IPPIS: FG, ASUU set for major showdown over stoppage of salaries of lecturers 

The Academic Staff Union of Universities has appeared set for a major showdown with the Federal Government following the decision to stop the salaries of the lecturers over refusal to enrol in the Integrated Payroll and Personnel Information System.

Vice-President of ASUU, Comrade Emmanuel Osodeke, who told TribuneOnline in Abuja that the Union was not aware of any decision to stop the salaries of lecturers not on IPPIS, however, warned against the consequences of such action by the government.

The last straw that broke the camel’s back was the meeting of President Muhammadu Buhari with the leadership of ASUU in Aso Rock, Abuja over the stalemate, after months of horse-trading between the Federal Government and ASUU on enrollment on IPPIS.

The adamant position of ASUU after the supposedly reconciliatory meeting made it clear to the government that some lecturers, especially from universities were not ready to enrol on the IPPIS platform.

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The decision to consequently stop the payment of salaries of higher institutions’ lecturers yet to enrol in IPPIS was conveyed by the Office of the Accountant General of the Federation.

A letter from the Office of the Accountant General of the Federation dated January 23, 2020, and addressed to the Minister of Finance and National Planning requested the stoppage of the release of funds for the payment of salaries of the affected academic staff.

The letter titled ‘Request for Stoppage of Release of Funds for January Salaries to Federal Universities, Polytechnics and Colleges of Education” read: “I am directed to inform you that preparation of January 2020 salary payroll and warrants of the federal tertiary institutions are ongoing and will be ready for submission on or before 29th of January, 2020.

“This is to give the effect of the directive of the Federal Government that all ministries, departments or agencies drawing personnel cost from the Consolidated Revenue Fund should be enrolled on the IPPIS.

“In order to actualise this directive, you are please requested not to release the funds for payment of salaries to tertiary institutions as their salaries will henceforth be paid on the IPPIS platform with effect from January 2020.”

Efforts to contact the ASUU President, Professor Biodun Ogunyemi proved abortive as his mobile line was unreachable but the ASUU Vice-President, Osodeke, when contacted said the Union was not aware that the salaries of lecturers had been stopped.

He, however, said appropriate action would be taken when the Union is duly informed. “We know what to do when we get there. Until we get there, there is nothing I can say for now”.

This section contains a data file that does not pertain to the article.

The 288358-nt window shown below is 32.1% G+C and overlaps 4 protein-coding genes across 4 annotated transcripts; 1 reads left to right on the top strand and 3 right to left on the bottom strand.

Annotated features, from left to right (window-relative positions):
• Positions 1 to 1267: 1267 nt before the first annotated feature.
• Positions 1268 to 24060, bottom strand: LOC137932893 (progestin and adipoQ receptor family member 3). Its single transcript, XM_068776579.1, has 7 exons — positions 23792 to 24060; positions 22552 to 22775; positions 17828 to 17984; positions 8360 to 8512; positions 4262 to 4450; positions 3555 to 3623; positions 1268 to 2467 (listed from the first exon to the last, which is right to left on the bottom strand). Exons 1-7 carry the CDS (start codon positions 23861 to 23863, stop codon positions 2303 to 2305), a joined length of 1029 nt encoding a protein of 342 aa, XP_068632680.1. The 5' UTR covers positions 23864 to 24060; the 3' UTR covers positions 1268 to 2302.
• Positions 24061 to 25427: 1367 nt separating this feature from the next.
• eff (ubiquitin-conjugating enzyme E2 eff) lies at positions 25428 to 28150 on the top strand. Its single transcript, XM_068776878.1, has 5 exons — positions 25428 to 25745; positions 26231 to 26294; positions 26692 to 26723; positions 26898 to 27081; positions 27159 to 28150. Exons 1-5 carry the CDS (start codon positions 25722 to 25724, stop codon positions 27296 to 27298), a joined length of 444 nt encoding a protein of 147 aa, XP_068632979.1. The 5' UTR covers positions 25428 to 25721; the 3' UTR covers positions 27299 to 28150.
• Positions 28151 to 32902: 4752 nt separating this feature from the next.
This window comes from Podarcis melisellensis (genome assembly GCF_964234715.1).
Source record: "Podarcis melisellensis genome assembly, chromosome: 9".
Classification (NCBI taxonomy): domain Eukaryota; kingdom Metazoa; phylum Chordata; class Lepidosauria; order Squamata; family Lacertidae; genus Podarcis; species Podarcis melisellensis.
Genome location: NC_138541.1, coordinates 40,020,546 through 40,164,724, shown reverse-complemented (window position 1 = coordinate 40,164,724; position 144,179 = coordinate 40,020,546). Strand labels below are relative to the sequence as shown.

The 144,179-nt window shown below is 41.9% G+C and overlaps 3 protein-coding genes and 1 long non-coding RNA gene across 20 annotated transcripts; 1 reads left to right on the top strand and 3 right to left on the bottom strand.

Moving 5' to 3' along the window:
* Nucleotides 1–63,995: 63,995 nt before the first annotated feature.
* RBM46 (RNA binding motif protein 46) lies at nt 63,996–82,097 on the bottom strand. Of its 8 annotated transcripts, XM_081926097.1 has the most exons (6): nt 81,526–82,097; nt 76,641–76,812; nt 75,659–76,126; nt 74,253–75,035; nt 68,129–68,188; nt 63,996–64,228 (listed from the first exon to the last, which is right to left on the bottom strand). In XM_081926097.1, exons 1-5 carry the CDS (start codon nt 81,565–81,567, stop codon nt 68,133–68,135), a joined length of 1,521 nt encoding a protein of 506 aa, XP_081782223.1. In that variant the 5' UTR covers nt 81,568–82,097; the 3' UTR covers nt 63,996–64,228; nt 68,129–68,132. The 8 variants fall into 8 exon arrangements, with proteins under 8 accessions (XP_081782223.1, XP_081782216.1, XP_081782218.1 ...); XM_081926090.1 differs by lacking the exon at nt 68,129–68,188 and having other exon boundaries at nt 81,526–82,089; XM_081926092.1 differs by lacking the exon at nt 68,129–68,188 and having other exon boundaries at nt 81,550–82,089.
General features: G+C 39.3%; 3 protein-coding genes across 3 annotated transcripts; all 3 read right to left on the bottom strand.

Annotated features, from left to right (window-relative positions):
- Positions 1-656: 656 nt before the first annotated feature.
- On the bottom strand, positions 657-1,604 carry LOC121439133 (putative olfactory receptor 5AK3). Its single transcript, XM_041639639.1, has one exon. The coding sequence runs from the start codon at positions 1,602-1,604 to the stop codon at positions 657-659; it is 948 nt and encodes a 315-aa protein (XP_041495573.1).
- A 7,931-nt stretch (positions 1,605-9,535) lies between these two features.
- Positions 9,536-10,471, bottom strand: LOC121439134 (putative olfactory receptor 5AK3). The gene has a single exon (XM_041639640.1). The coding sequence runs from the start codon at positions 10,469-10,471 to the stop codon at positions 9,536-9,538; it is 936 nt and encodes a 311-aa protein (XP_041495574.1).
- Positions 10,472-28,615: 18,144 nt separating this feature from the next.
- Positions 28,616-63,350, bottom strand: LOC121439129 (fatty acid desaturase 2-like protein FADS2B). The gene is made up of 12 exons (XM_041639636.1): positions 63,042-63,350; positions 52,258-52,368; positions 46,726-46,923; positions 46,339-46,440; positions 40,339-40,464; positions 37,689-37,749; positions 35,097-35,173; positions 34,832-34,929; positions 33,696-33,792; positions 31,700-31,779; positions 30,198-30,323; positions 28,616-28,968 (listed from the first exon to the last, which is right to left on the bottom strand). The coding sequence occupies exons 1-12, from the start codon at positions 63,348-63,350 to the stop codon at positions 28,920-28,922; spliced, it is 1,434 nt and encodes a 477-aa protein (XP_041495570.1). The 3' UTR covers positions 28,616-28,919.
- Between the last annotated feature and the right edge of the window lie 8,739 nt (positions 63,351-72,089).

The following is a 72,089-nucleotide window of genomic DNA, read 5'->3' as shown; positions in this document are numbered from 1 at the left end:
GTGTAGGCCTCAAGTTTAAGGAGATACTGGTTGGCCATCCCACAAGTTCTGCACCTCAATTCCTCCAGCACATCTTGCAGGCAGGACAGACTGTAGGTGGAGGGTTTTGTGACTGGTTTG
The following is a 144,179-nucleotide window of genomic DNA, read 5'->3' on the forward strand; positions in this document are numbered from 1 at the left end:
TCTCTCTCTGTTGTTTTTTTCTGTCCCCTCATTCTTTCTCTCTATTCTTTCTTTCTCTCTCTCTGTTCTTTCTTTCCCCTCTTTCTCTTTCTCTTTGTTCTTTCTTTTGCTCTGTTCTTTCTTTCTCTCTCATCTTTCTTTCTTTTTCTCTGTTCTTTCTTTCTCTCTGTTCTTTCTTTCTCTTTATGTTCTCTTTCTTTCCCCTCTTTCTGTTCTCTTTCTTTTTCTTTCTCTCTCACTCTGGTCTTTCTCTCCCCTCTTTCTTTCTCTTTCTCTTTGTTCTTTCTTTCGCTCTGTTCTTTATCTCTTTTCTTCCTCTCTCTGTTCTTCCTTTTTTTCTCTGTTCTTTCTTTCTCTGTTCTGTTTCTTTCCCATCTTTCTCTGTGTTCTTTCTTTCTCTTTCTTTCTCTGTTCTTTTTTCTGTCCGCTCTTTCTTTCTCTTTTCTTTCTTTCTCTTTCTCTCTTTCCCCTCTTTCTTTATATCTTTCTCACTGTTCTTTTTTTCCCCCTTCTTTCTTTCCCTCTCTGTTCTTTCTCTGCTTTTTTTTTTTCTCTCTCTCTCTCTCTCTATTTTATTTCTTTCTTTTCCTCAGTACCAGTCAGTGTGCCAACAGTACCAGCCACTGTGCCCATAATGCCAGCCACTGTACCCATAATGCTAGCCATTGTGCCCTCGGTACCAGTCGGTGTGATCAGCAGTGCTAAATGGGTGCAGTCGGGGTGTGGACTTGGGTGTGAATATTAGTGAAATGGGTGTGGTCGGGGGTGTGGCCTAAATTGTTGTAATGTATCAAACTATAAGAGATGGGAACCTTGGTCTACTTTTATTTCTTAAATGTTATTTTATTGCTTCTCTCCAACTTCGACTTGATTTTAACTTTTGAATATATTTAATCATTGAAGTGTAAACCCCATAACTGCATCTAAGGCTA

In spite of the intervention of President Buhari, the leadership of ASUU had maintained its stand that the lecturers would not bend over backwards to enrol in IPPIS.

President of ASUU, Prof. Ogunyemi, who gave insight into the deliberations with President Buhari at the meeting at the Presidential Villa on 9th January 2020, said the Union briefed the President on strong reasons why the lecturers rejected enrollment on the IPPIS platform.

Ogunyemi in a statement he personally signed and made available to newsmen in Abuja, also clarified that the meeting with the President was beyond the raging issue of IPPIS, saying the meeting was conceived in the broad context of education and national development with the Triple Helix principles as established in China, Singapore, Malaysia, among other emerging economic powers.

He also noted that contrary to what was reported in the media, “at no point during the meeting did President Buhari put a closure to the ongoing discussion on ASUU’s preference for the University Transparency and Accountability Solution (UTAS) or directed that the salaries of ASUU members be stopped for failure to enrol on IPPIS”.

He said ASUU has always argued that the IPPIS crisis could not be resolved without paying due attention to the foundational issues of autonomy and academic freedom, collective bargaining agreements and sustainable funding of education for the transformation of Nigeria.

Ogunyemi said ASUU made six clear prayers at the meeting with President Buhari, first, was the need for appropriate officers to obey universities’ laws and abide by collective bargaining agreements.

He said ASUU also expressed the need for the implementation of all outstanding provisions in the 7th February 2019 FGN/ASUU Memorandum of Action and the need to recommence and conclude the re-negotiation of the 2009 FGN/ASUU Agreement based on International Labour Organisation (ILO)’s collective bargaining principles within the six-week timeline originally set for it.

Other prayers included the need for President Buhari, as Visitor to the Federal Universities, to constitute and activate Visitation Panels to all universities and direct that the outcomes be fully implemented.

He said: “Government should welcome ASUU’s ongoing innovation of a more robust system of human resource management and compensation, called the University Transparency and Accountability Solution (UTAS), will address the peculiarities of Universities and end inappropriate recruitments in the system.

“ASUU remains committed to its tradition of consultation and dialogue, which informed the engagement with President Buhari on Thursday, 9th January  2020, with the hope that all the prayers sought would receive the expected prompt attention.

“President Buhari agreed with ASUU that education, particularly university education, holds the key to the future of the country.

“The Union, on its part, noted with interest Mr President’s comment that the ‘Minister of Education has a lot of work to do’; after which he handed over the position paper of ASUU on the issues raised to the Minister for follow up,” he stated.

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